March 7, 2023 at 6:25 p.m.

SISTER OF HOPE

SISTER OF HOPE
SISTER OF HOPE

By EMILY BENSON- | Comments: 0 | Leave a comment

Sister Ann Elizabeth Norton, CR, always knew she wanted to be a teacher.

In her hometown of Spencer­ville, Ontario, Canada, Sister Ann often played school at home, usually with her younger brother as her pupil of choice.

“I came out of the cradle saying I wanted to be a teacher,” Sister Ann told The Evangelist.

After years of teaching in the classroom, it seemed fitting then that Sister Ann, 54, who never considered religious life until her 30s, would go on to join the Sisters of the Resurrection of our Lord Jesus Christ.

Through many things, the Catholic sisters in our local communities have an organic way of teaching. Through their education, they teach wisdom. Through their charism, they teach joy and love. But most of all, through their strong faith, they teach a love for the Lord.

This Catholic Sisters Week, March 8-14, helps to shine a spotlight on the spirituality, mission and community building done by women religious. Sister Ann, whose work has stretched from Castleton to New Jersey, hopes that the work she does — and that all sisters do — helps to spread love and brings hope to a world that needs it.

BORN TO TEACH
Growing up, Sister Ann was the only daughter of four. Her family was -— and still is — very close. The Nortons are a big “cards and board games family,” and they keep in touch with their Scottish roots through bagpiping, which her oldest brother, Allen, still plays.

Every summer her family would rent a cottage for a couple weeks to BBQ, fish and swim. The tradition continues to this day: While her father has since passed away, her mother, brothers, sister-in-laws, and all seven of Sister Ann’s nieces and nephews still go every summer.

Sister Ann attended St. Laurence O’Toole Catholic Church and Catholic elementary school, but she never had exposure to nuns in habit. All of her teachers were lay, and after attending public high school, she knew that she wanted to teach in a Catholic school.

“One thing we always talked about was educating the whole child,” she said, “and I never could understand how you could educate the whole child without (educating) their spiritual side.”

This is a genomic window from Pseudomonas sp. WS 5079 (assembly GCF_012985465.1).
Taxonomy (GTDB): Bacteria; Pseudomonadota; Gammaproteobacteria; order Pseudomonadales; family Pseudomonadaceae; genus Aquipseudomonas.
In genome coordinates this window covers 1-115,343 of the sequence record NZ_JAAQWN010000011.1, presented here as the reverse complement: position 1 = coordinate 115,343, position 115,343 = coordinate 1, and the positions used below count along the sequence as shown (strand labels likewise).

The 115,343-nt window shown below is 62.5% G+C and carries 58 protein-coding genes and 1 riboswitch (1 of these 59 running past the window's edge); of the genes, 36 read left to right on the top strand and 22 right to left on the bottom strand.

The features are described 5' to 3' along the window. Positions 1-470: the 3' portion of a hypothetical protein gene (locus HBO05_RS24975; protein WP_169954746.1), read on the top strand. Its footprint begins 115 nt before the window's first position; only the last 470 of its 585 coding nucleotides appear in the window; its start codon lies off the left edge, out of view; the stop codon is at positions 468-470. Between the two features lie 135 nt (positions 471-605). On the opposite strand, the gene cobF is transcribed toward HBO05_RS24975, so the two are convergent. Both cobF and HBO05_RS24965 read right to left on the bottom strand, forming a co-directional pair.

Sister Ann holds a bachelor’s in English and education from Queen’s University, Kingston, Ontario, and a master’s of science in education with a concentration in Catholic school leadership from St. Joseph’s College in Maine, which she completed while preparing for final vows.

After leaving her undergrad, Sister Ann went on to teach Catholic school for 12 years in Durham, an area east of Toronto. It wasn’t until a fellow teacher invited her to a Catholic women’s breakfast that she even considered a religious vocation.

“As I pulled into the parking lot of the venue a sister in a habit and veil got out of the car right beside me, and something inside me went, ‘Click!’ ” she said. “I was 30 already, and I just say something went ‘click’ because I don’t have any other way to describe it.”

One day, while praying over what to do, Sister Ann felt God calling her, saying: “I want your life, and I want all of it.” In the following weeks, she came across the Sisters of the Resurrection in a profile on the back of Columbia magazine, a publication run by the Knights of Columbus.

Through time, Sister Ann found herself visiting the Motherhouse in Castleton-on-the-Hudson in 2008. “When I saw the convent on the left, and I pulled my car into the drive, I immediately had a great sense that I was home, and I never lost that,” she said.

SISTER OF THE RESURRECTION

Sister Ann made her first vows in 2011 and professed final vows in August 2016. While leaving her family, especially her nieces and nephews, was hard, she knew that following God’s call was the right example to set.

“Am I going to let them grow up and be the Aunt Ann who had a vocation to religious life and stayed home, which gives them permission, if they have a vocation, to do the same?” she asked. “Or is it better for me to do what God’s called me to do and show them this is what you do in life. You do what God’s asked you to do and you live it with all your heart.”

For the past seven years, Sister Ann worked as the director of religious education for St. Veronica Parish in Howell, N.J. where she oversaw the RCIA program, youth ministry and religious education.

Her mission there ended this past summer, but being back in Castleton also meant being back in the classroom. Since returning to the Diocese, she started teaching second grade at St. Jude the Apostle School in Wynant­skill.

No matter where she goes, or where she is called next, Sister Ann strives to bring her faith, her love and her hope with her.

“Our charism is to bring that resurrection joy to a world that really needs it,” she said. “We have a world that doesn’t have a lot of hope and we bring hope.”

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